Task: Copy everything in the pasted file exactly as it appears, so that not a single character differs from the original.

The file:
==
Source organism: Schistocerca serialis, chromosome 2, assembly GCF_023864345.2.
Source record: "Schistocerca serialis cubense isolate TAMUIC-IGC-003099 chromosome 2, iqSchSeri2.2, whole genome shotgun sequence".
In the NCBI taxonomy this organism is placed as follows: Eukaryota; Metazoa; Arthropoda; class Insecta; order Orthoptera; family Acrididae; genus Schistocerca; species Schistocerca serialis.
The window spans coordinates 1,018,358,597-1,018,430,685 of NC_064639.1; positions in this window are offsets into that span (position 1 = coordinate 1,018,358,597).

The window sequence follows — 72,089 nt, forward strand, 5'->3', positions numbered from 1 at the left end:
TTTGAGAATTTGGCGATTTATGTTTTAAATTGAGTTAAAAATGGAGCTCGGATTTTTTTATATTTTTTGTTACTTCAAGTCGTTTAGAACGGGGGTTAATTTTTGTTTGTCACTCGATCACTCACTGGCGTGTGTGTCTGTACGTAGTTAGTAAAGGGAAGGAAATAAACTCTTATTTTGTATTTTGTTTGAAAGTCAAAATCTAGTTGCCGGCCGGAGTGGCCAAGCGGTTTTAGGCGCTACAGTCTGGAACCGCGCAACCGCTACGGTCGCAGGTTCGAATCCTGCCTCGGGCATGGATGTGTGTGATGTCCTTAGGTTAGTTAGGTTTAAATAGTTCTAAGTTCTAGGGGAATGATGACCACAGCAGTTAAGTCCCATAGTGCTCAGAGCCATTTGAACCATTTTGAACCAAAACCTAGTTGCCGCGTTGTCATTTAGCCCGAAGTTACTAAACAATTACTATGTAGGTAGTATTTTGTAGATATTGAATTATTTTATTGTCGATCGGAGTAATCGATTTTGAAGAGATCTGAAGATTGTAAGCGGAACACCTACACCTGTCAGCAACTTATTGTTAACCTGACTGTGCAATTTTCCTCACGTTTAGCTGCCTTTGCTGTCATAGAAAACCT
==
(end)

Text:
Source organism: Schistocerca serialis, chromosome 2, assembly GCF_023864345.2.
Source record: "Schistocerca serialis cubense isolate TAMUIC-IGC-003099 chromosome 2, iqSchSeri2.2, whole genome shotgun sequence".
In the NCBI taxonomy this organism is placed as follows: Eukaryota; Metazoa; Arthropoda; class Insecta; order Orthoptera; family Acrididae; genus Schistocerca; species Schistocerca serialis.
The window spans coordinates 1,018,358,597-1,018,430,685 of NC_064639.1; positions in this window are offsets into that span (position 1 = coordinate 1,018,358,597).

The window sequence follows — 72,089 nt, forward strand, 5'->3', positions numbered from 1 at the left end:
TTTGAGAATTTGGCGATTTATGTTTTAAATTGAGTTAAAAATGGAGCTCGGATTTTTTTATATTTTTTGTTACTTCAAGTCGTTTAGAACGGGGGTTAATTTTTGTTTGTCACTCGATCACTCACTGGCGTGTGTGTCTGTACGTAGTTAGTAAAGGGAAGGAAATAAACTCTTATTTTGTATTTTGTTTGAAAGTCAAAATCTAGTTGCCGGCCGGAGTGGCCAAGCGGTTTTAGGCGCTACAGTCTGGAACCGCGCAACCGCTACGGTCGCAGGTTCGAATCCTGCCTCGGGCATGGATGTGTGTGATGTCCTTAGGTTAGTTAGGTTTAAATAGTTCTAAGTTCTAGGGGAATGATGACCACAGCAGTTAAGTCCCATAGTGCTCAGAGCCATTTGAACCATTTTGAACCAAAACCTAGTTGCCGCGTTGTCATTTAGCCCGAAGTTACTAAACAATTACTATGTAGGTAGTATTTTGTAGATATTGAATTATTTTATTGTCGATCGGAGTAATCGATTTTGAAGAGATCTGAAGATTGTAAGCGGAACACCTACACCTGTCAGCAACTTATTGTTAACCTGACTGTGCAATTTTCCTCACGTTTAGCTGCCTTTGCTGTCATAGAAAACCT